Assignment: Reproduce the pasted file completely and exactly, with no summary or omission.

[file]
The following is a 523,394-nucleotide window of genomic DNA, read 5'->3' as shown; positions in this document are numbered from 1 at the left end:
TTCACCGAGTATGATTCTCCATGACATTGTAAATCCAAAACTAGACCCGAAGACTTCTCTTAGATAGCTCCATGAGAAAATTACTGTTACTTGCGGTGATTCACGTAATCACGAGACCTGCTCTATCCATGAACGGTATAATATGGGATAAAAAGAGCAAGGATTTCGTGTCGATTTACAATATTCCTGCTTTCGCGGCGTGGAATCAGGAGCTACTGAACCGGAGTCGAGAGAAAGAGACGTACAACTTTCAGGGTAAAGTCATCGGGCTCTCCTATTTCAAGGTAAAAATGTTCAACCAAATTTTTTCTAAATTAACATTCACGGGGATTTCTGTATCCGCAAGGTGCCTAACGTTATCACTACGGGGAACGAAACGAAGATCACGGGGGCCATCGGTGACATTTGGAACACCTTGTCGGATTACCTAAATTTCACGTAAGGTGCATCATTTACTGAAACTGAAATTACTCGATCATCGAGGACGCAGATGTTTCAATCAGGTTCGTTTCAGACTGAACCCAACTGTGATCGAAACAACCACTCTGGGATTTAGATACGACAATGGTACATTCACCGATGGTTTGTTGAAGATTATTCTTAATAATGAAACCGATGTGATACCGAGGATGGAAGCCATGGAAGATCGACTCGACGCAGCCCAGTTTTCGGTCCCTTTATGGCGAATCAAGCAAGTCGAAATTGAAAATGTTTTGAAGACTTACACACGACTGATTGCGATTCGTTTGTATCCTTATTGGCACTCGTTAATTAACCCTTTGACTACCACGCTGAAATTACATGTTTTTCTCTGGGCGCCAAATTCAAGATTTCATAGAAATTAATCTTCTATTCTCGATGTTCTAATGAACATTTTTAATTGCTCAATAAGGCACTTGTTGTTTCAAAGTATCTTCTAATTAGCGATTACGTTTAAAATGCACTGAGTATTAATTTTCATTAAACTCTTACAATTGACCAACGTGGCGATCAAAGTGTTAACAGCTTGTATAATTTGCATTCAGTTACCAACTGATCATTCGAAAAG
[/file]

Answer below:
The following is a 523,394-nucleotide window of genomic DNA, read 5'->3' as shown; positions in this document are numbered from 1 at the left end:
TTCACCGAGTATGATTCTCCATGACATTGTAAATCCAAAACTAGACCCGAAGACTTCTCTTAGATAGCTCCATGAGAAAATTACTGTTACTTGCGGTGATTCACGTAATCACGAGACCTGCTCTATCCATGAACGGTATAATATGGGATAAAAAGAGCAAGGATTTCGTGTCGATTTACAATATTCCTGCTTTCGCGGCGTGGAATCAGGAGCTACTGAACCGGAGTCGAGAGAAAGAGACGTACAACTTTCAGGGTAAAGTCATCGGGCTCTCCTATTTCAAGGTAAAAATGTTCAACCAAATTTTTTCTAAATTAACATTCACGGGGATTTCTGTATCCGCAAGGTGCCTAACGTTATCACTACGGGGAACGAAACGAAGATCACGGGGGCCATCGGTGACATTTGGAACACCTTGTCGGATTACCTAAATTTCACGTAAGGTGCATCATTTACTGAAACTGAAATTACTCGATCATCGAGGACGCAGATGTTTCAATCAGGTTCGTTTCAGACTGAACCCAACTGTGATCGAAACAACCACTCTGGGATTTAGATACGACAATGGTACATTCACCGATGGTTTGTTGAAGATTATTCTTAATAATGAAACCGATGTGATACCGAGGATGGAAGCCATGGAAGATCGACTCGACGCAGCCCAGTTTTCGGTCCCTTTATGGCGAATCAAGCAAGTCGAAATTGAAAATGTTTTGAAGACTTACACACGACTGATTGCGATTCGTTTGTATCCTTATTGGCACTCGTTAATTAACCCTTTGACTACCACGCTGAAATTACATGTTTTTCTCTGGGCGCCAAATTCAAGATTTCATAGAAATTAATCTTCTATTCTCGATGTTCTAATGAACATTTTTAATTGCTCAATAAGGCACTTGTTGTTTCAAAGTATCTTCTAATTAGCGATTACGTTTAAAATGCACTGAGTATTAATTTTCATTAAACTCTTACAATTGACCAACGTGGCGATCAAAGTGTTAACAGCTTGTATAATTTGCATTCAGTTACCAACTGATCATTCGAAAAG